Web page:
OKANOGAN - Police agencies are continuing to respond to calls from the public for assistance during the coronavirus situation, although officers are being urged to handle as many complaints as they can via telephone.

“We have closed the office to fingerprinting, but are open for all other services at this point,” said Okanogan County Sheriff Tony Hawley. “We are doing our best to follow the protocols and keep distance.”

In the interest of time, deputies are handling many complaints via phone, a continuation of a process used for many years because of the county’s geographic size.

In Omak, officers are asked to limit face-to-face contact and to handle calls over the phone when possible, said Omak Police Chief Jeff Koplin.

Both Hawley and Koplin said their officers will still respond in person when the situation warrants it.

Koplin said an intercom system was installed last week to allow people who visit the police station to communicate with those inside. His office staff continues to work as usual.

For people who are arrested, both agencies are citing and releasing offenders when appropriate. Instead of writing a court date on tickets, citations are being turned over to the prosecutor’s office to set dates.

“We are screening all arrests to reduce the chance of exposure in the jail,” said Hawley. “We are also on booking restrictions, which are similar to the ones we use to monitor the population in the jail. This approach is also an effort to reduce the chance of bringing an infected person into the jail as well as reducing the population in the jail, which will allow for less people to be housed in each module.”

Visits are still allowed because the jail uses a video system.

Hawley said his office has seen an overall drop in the number of calls.

“Much like in past major events, our community does a great job in working together,” he said. “I have seen a reduction in people out and traveling as well.”

Koplin said he’s seen a lot of voluntary compliance to curtailment orders for restaurants, bars, gyms and other businesses listed in Gov. Jay Inslee’s March 16 closure order. Food establishments can offer takeout or delivery services, but no sit-down meals.

Law enforcement and health authorities are enforcing the order, he said.

Koplin said he talked to one business operator after receiving a complaint that the business was not complying.

The Grant County Sheriff’s Office is not allowing jail visitation. It’s also stopped issuing new concealed pistol licenses and doing fingerprinting for pre-employment background checks.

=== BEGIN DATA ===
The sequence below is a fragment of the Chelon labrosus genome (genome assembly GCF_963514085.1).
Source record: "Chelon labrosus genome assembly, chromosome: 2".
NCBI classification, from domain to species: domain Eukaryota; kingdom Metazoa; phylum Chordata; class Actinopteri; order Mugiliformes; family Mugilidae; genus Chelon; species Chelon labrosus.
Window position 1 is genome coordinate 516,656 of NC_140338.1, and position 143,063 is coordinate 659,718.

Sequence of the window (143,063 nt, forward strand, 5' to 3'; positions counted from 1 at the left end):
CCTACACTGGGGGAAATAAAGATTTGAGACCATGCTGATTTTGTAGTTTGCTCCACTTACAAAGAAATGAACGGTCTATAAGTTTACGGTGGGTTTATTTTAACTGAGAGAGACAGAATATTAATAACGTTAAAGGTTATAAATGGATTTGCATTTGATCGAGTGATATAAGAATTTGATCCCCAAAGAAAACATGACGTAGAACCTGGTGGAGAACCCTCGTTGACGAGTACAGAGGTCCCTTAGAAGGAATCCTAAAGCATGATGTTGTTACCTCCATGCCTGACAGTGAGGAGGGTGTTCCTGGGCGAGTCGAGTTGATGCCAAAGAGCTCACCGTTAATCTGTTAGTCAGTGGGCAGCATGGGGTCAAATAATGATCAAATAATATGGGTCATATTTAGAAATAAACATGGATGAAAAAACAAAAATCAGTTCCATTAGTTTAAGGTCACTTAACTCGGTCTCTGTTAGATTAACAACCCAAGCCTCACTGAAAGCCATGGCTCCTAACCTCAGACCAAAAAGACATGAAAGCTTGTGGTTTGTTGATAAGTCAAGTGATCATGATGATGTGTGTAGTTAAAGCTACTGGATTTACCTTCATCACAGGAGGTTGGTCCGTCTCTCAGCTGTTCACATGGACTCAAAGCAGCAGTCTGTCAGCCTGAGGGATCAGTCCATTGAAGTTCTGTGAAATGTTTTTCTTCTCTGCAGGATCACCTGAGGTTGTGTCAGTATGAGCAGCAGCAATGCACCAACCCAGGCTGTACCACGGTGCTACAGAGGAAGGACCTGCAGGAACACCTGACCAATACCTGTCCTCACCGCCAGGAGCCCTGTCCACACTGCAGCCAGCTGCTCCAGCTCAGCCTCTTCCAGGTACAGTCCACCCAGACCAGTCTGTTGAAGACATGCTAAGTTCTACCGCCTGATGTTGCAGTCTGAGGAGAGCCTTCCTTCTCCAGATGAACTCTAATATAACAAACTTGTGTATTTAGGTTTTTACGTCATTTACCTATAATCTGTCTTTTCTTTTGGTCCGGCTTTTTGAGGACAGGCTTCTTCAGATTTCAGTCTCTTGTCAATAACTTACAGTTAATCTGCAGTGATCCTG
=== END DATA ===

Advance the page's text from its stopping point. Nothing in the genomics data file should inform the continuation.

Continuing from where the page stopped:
Concealed pistol license renews will be handled through the service window at the sheriff’s office.

Courts curtail

Meanwhile, courts statewide have curtailed their schedules.

Okanogan County District Court has continued all jury trials set for March and April to the first week of May. All jurors called to serve during March and April will be rescheduled.

Criminal hearings other than jury trials will be heard as previously scheduled. Agreed motions to continue will be accepted without the defendant having to appear in court and speedy trial waivers will be accepted and are encouraged.

Defendants who are 60 or older, have at-risk health conditions or have weakened immune systems may request to appear telephonically for any criminal hearing.

Several other types of hearings also were addressed in the order signed March 17 by presiding Judge Robert W. Grim.

In a March 20 administrative order signed by presiding Judge Henry A. Rawson, Okanogan County Superior Court suspended and modified certain functions:

-Civil law and motion matters set for March 24, March 31, and April 7, 14 and 21 were stricken from the calendar. Those wishing reconsideration can petition the court. New matters will be considered on an emergency basis and conducted telephonically.

-Out-of-custody criminal matters are being moved to May 11 and later, depending on the originally scheduled date.

-In-custody criminal matters will continue as scheduled, but in groups of no larger than six persons at a time.

-Criminal settlement calendar will be conducted on Tuesdays for in-custody defendants only. Out-of-custody defendants will have their hearings rescheduled.

-Out-of-custody juvenile delinquency matters will be moved to April 29 and later, depending on the originally scheduled date.

-Paternity matters set for March and April will be rescheduled in May.

-Restitution calendars set for March and April will be rescheduled in May.

-Pre-trial release motions will be considered.

The court encourages defendants and others to wash hands, use hand sanitizer, employ respiratory hygiene and keep a distance of six feet or more between people.

Grant County District Court is limiting hearings until April 24, although some are going ahead. The office remains open to the public.

Grant County Superior Court is postponing jury trials and many criminal hearings.

A statewide list of courts and their modified schedules can be found at www.courts.wa.gov/index.cfm@fa=home.courtClosures.

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